Jun 26, 2009

Desert Solitaire

A Season in the Wilderness
by Edward Abbey

This is one of those books that I devoured in a mere two days, wondering why in the world I'd never opened it before. Desert Solitaire is a collection of writings Edward Abbey penned about time he spent as a park ranger in Arches National Monument, a spectacular desert near Moab, Utah. Sandstone cliffs, winding gullies and canyons, fantastic formations erosion has created out of rock. Spiny and sinister fauna and flora, amazing sunsets, brutal heat and chill nights.... but not all of his words are about the beauty and strangeness of the desert wilds. He writes about working as a park ranger, frustrations with tourists, searching for lost hikers, railing against litter and waste and development which (in his opinion) spoils the wilderness. He describes days spent gathering range cattle on horseback, exploring the beautiful Glen Canyon right before it was doomed to be drowned by a dam, visiting the depths of the Havasu (whose people I met once before in a book called People of the Blue Water), and an encounter with a runaway horse that had lived alone in the desert for ten years. He muses on the plight of the impoverished Navajo, the place of national parks in the nation's consciousness, and the importance of solitude and wide-open spaces for the health of one's soul. Abbey has lots of strong opinions, and delivers them in a frank, blustering fashion that is at the same time poetic and humorous. I was sometimes taken aback by his sentiment, and I know this is one of his tamer books, too. (I have yet to read The Monkey Wrench Gang but it's on my list now). Even though I don't agree with all of his radical opinions on how to keep wilderness pristine, I find his voice so fresh and invigorating, so unique and lively, that I can't wait to read more of his works.

Another book I read for the TBR Challenge

Rating: 4/5 ....... 269 pages, 1968

More opinions at:
Blogging for a Good Book
Sapphoq reviews books
Ranger Nathan's Adventures
Laurisa and Samara's Reading Blizzard

9 comments:

Trish said...

Moab?? It's definitely going on my list. I desperately want to go to Moab but my husband has already been so it isn't high on his list (my grandmother grew up in a small town outside there). And a book you devoured in two days? Can't beat that!

bermudaonion said...

Sounds like an interesting book - I can't imagine people littering in places like that so I can understand his railing against it.

An Anonymous Child said...

This sounds fascinating. I can understand how someone might disagree with some of his views (people constantly seem to disagree about these topics, so it's not surprising) but this sounds so interesting. I'd like to hear his views on the matters of littering and development; I'd definitely like to read this.

Susan said...

I thought I owned this! But I can't find it, so on my TBR list it goes! Point to you, Jeane! And I love your new header, by the way. Very very cute.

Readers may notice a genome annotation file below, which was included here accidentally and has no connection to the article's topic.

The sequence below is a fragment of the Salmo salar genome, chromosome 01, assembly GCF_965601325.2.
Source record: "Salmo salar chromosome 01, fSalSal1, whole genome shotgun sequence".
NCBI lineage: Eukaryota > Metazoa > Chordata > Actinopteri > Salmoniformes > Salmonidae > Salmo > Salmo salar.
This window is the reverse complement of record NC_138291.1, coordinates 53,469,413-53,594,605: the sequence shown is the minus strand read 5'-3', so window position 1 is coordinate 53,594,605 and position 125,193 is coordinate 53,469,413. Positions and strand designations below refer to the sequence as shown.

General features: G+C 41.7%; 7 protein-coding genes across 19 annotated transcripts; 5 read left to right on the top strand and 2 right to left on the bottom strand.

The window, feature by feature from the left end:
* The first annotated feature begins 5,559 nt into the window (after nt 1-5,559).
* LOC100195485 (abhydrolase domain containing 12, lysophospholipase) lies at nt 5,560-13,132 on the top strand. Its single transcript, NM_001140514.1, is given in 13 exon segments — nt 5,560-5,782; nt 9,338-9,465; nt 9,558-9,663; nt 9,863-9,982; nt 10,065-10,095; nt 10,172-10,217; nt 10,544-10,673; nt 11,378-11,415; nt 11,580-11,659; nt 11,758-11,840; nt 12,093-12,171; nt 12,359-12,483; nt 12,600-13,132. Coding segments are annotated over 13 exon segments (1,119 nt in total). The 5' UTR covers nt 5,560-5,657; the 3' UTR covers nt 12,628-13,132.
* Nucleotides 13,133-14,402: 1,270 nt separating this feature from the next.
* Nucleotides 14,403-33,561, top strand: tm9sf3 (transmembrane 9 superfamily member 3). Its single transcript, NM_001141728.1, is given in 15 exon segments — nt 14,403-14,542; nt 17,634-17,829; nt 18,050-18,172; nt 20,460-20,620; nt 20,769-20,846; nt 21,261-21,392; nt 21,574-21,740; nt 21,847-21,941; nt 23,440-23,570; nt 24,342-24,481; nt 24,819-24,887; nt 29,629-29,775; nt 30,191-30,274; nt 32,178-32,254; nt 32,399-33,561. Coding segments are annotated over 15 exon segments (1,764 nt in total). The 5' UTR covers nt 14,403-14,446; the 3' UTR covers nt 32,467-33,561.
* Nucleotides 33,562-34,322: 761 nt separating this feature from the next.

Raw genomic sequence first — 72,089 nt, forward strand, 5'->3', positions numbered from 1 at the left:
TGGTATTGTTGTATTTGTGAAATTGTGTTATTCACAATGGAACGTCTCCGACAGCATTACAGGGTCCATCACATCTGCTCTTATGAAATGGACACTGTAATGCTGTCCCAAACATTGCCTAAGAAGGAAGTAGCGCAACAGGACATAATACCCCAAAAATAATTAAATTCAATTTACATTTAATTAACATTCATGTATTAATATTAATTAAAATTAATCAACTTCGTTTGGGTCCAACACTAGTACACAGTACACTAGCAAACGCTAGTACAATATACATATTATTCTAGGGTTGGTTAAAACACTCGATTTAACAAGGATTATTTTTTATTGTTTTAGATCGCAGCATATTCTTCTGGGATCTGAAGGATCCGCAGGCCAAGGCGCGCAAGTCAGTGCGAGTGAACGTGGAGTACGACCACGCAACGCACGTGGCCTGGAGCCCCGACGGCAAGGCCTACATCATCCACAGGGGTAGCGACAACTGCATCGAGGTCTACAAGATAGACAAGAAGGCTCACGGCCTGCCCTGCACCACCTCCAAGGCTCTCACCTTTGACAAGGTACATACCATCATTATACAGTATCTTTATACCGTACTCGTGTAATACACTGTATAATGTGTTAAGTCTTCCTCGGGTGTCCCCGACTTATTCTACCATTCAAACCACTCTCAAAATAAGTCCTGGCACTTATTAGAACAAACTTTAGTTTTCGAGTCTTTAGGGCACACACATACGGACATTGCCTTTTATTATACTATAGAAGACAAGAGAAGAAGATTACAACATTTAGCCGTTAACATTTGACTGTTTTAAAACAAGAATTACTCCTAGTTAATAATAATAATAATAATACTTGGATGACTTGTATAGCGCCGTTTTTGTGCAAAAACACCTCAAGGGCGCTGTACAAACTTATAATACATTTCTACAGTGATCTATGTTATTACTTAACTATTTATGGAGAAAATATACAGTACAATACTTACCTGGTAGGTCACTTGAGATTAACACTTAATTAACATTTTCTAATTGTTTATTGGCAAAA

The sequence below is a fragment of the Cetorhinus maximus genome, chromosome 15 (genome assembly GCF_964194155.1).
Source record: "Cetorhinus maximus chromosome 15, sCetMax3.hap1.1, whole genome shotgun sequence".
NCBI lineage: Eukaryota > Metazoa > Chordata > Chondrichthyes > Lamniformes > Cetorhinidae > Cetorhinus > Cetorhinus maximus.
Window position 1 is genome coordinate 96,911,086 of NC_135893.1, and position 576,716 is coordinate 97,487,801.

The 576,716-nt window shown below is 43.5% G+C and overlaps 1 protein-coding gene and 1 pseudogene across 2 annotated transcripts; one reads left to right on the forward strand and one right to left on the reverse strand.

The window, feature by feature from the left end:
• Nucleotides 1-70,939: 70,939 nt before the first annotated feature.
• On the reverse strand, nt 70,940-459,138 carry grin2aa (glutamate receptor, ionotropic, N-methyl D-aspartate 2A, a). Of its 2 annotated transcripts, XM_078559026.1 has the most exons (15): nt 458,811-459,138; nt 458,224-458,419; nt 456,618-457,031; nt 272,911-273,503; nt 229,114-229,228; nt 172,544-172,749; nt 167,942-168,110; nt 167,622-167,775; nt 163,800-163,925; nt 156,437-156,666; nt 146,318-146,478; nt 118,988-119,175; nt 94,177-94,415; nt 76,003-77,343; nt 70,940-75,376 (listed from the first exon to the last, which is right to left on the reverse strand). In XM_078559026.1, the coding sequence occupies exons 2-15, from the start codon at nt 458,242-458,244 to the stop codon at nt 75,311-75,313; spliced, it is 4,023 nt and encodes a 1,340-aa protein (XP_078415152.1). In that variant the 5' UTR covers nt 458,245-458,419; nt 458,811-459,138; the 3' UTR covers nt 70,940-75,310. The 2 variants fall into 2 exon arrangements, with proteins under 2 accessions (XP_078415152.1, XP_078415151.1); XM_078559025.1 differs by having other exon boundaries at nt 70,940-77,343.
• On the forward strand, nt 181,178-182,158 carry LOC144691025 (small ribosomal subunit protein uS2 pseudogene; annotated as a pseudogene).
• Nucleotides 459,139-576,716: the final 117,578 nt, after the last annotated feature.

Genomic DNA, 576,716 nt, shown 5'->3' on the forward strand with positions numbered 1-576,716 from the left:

I love your review. my mother fell in love with the desert years ago, and while I love water, and trees, I can see what the wide open spaces does for breath for the soul. Thanks for a superb review, Jeane!

Janet said...

I've started the Monkey Wrench Gang twice, but haven't finished it. The radical point of view wearies me, but you make some good points here about the strengths of Abbey's writing. It makes me want to try again.

____Maggie said...

Thanks to your words, I have to pick this up! We have an English instructor who uses this book to teach his class! :D

Danielle said...

When I worked in a bookstore this was always a very popular book and strong seller, but I never had an interest in it. I think I would like to read it now (strange how tastes change over time), so I am adding it to my wishlist. I need to read more nature books.

Jeane said...

Trish- It's great. Not so many descriptions of Moab itself, but lots of the surrounding country.

Bermudaonion- The place was pretty pristine when he was there. I can't imagine what it's like now, with so many more tourists (exactly what he argued against).

Anonymous Child- I agreed a lot with his ideas of what ought to be done, but now how he would go about doing them. They were just kind of- extreme measures, sometimes. Maybe he felt nothing else would be effective.

Susan- Thank you, Susan. I do think you'll like this book. It's fascintaing, and has such a vivid feel of the desert. Not a place I like to go- too hot and dry for me- but I love visiting it via a book.

Janet- Monkey Wrench too radical? It might weary me, too!

Maggie- I think I would have liked reading this in school. It's got lots of food for thought, but not too boring.

Danielle- My reading tastes have changed a lot as I've gotten older, too. A lot of books I would have passed up when younger I'm now interested in, and I even go back and read books I disliked as a teen, to see if they suit me better now.

Sandra said...

My husband and I both loved this book. I was aghast at him carrying that snake around inside his shirt but everything the man said or did was certainly interesting. I'm glad to see it still being read and reviewed.